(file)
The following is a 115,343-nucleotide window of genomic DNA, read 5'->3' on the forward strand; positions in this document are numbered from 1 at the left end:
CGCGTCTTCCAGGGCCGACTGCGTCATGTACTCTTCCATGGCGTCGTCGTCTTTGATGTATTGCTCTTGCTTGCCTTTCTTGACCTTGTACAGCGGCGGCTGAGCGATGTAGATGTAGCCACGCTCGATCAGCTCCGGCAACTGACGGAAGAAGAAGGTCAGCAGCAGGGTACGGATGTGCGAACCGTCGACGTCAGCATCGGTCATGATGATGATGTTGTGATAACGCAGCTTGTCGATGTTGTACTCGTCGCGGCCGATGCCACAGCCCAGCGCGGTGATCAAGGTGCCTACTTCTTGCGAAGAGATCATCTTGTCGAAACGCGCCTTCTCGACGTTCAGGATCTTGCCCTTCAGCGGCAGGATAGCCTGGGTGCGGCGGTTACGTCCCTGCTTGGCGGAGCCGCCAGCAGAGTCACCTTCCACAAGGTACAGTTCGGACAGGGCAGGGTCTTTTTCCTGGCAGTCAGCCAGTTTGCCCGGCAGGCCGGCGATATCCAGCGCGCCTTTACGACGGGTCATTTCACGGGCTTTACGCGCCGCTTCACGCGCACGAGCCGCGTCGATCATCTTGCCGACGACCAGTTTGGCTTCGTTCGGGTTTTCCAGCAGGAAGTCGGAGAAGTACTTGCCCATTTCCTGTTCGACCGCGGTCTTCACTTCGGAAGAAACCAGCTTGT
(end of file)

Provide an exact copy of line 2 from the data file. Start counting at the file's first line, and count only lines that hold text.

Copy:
CGCGTCTTCCAGGGCCGACTGCGTCATGTACTCTTCCATGGCGTCGTCGTCTTTGATGTATTGCTCTTGCTTGCCTTTCTTGACCTTGTACAGCGGCGGCTGAGCGATGTAGATGTAGCCACGCTCGATCAGCTCCGGCAACTGACGGAAGAAGAAGGTCAGCAGCAGGGTACGGATGTGCGAACCGTCGACGTCAGCATCGGTCATGATGATGATGTTGTGATAACGCAGCTTGTCGATGTTGTACTCGTCGCGGCCGATGCCACAGCCCAGCGCGGTGATCAAGGTGCCTACTTCTTGCGAAGAGATCATCTTGTCGAAACGCGCCTTCTCGACGTTCAGGATCTTGCCCTTCAGCGGCAGGATAGCCTGGGTGCGGCGGTTACGTCCCTGCTTGGCGGAGCCGCCAGCAGAGTCACCTTCCACAAGGTACAGTTCGGACAGGGCAGGGTCTTTTTCCTGGCAGTCAGCCAGTTTGCCCGGCAGGCCGGCGATATCCAGCGCGCCTTTACGACGGGTCATTTCACGGGCTTTACGCGCCGCTTCACGCGCACGAGCCGCGTCGATCATCTTGCCGACGACCAGTTTGGCTTCGTTCGGGTTTTCCAGCAGGAAGTCGGAGAAGTACTTGCCCATTTCCTGTTCGACCGCGGTCTTCACTTCGGAAGAAACCAGCTTGT